Original article

Scand J Work Environ Health 2007;33(5):358-367    pdf


Bootstrap exploration of the duration of surface electromyography sampling in relation to the precision of exposure estimation

by Fethke NB, Anton D, Cavanaugh JE, Gerr F, Cook TM

Objectives This study examined the effect of sampling duration, in units of work cycles, on the precision of estimates of exposure to forceful exertion obtained with surface electromyography (EMG).

Methods Recordings of the activity of the flexor digitorum superficialis, extensor digitorum, and upper trapezius muscles over 30 consecutive work cycles were obtained for a random sample of 25 manufacturing workers, each of whom was performing a unique production task representing a portion of the whole job. The mean root-mean-square amplitude and the 10th, 50th, and 90th percentiles of the distribution function of the amplitude probability were calculated for each cycle. Bootstrap analyses were used to examine the precision of the summary measures as the sampling duration increased incrementally from 1 to 30 work cycles. Precision was estimated by calculating the coefficient of variation (CV) of the bootstrap distributions at each sampling duration increment.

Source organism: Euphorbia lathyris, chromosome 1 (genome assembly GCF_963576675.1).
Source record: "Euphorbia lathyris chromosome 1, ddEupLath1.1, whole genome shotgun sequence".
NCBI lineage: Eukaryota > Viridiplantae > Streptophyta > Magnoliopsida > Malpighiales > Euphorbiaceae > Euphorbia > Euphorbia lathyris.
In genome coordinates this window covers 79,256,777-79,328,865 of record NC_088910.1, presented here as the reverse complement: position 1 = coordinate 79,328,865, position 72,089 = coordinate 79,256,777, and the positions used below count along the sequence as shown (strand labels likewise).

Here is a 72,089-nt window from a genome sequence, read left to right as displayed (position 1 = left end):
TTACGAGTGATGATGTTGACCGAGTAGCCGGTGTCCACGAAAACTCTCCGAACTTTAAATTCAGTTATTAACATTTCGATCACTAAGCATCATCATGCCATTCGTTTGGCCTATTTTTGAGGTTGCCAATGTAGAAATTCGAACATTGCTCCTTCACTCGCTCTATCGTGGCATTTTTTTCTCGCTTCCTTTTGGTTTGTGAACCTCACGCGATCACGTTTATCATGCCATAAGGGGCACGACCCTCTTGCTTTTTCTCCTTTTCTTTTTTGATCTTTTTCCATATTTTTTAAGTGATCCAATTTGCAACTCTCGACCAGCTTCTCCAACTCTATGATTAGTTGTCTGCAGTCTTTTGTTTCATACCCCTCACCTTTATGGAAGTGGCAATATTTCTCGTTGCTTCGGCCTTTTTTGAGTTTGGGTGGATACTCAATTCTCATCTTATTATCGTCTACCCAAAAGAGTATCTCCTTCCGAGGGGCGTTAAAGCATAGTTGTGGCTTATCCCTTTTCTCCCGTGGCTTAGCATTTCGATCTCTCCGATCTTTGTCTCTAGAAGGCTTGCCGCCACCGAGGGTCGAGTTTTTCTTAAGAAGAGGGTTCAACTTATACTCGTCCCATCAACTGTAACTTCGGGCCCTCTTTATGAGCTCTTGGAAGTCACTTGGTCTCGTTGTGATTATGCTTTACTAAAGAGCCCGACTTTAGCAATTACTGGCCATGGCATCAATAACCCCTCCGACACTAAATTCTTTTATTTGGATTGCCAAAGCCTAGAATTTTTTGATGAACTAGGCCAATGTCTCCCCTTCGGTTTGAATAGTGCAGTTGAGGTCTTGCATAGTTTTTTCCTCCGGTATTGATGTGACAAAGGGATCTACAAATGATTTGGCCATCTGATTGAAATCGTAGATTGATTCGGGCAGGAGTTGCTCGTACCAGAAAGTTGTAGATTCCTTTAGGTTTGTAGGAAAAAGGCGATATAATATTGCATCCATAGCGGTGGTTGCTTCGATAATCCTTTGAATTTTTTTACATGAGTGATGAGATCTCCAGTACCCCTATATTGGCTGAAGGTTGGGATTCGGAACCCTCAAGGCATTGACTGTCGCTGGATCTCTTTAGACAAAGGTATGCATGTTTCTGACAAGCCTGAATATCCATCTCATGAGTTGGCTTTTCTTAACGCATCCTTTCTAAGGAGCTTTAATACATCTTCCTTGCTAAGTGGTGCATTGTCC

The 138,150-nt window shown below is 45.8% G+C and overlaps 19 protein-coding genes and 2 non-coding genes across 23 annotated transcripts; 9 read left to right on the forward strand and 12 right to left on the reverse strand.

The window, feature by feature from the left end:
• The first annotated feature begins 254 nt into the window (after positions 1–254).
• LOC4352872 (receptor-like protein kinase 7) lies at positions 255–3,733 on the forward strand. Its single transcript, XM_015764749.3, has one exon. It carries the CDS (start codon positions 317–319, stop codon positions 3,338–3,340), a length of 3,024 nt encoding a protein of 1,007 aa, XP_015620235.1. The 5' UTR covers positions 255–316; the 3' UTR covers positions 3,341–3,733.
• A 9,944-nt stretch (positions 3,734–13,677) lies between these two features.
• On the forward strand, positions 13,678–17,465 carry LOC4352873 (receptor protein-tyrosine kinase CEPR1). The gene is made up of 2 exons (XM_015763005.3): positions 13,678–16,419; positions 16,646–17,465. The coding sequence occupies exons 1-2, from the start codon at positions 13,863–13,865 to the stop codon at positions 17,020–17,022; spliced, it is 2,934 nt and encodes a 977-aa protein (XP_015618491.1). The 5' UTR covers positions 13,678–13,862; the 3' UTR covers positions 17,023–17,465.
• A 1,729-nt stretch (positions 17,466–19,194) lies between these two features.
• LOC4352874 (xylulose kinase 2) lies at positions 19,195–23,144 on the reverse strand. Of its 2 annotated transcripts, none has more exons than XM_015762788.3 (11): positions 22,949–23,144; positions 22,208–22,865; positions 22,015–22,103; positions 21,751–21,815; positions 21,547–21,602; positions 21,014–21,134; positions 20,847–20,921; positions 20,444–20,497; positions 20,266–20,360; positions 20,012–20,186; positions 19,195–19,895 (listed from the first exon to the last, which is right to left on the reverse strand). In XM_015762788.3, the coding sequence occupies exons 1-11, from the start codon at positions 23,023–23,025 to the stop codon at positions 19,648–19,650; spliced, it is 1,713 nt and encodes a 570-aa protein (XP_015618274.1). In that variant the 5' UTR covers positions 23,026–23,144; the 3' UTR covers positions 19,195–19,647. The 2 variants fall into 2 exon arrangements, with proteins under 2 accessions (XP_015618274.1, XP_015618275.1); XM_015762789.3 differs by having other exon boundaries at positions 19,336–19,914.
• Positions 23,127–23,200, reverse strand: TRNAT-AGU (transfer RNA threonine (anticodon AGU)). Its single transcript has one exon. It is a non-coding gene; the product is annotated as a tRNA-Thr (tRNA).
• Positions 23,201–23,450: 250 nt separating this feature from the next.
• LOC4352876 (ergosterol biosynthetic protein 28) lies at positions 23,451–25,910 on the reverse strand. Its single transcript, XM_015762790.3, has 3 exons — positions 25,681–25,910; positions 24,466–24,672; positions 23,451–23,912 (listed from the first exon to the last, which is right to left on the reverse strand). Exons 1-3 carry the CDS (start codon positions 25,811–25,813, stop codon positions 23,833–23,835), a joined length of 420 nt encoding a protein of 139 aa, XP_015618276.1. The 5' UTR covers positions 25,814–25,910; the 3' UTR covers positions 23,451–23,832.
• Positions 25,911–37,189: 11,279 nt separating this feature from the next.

Results The average minimum sampling duration for a bootstrap distribution CV of 15% ranged from 2.0 (SD 1.5) cycles to 7.5 (SD 9.6) cycles, depending on muscle and summary measure. For a 5% CV, the average minimum sampling duration ranged from 11.9 (SD 9.0) to 20.9 (SD 10.5) cycles.

Conclusions The results suggest that sampling as few as three work cycles was sufficient to obtain a bootstrap distribution CV of 15% for some of the muscles and summary measures examined in this study. While limited to machine-paced, cyclic manufacturing work, these results will assist the development of exposure assessment strategies in future epidemiologic studies of physical risk factors and musculoskeletal disorders.

See 2007;33(6):479 for a correction.
The following article refers to this text: 2014;40(3):252-265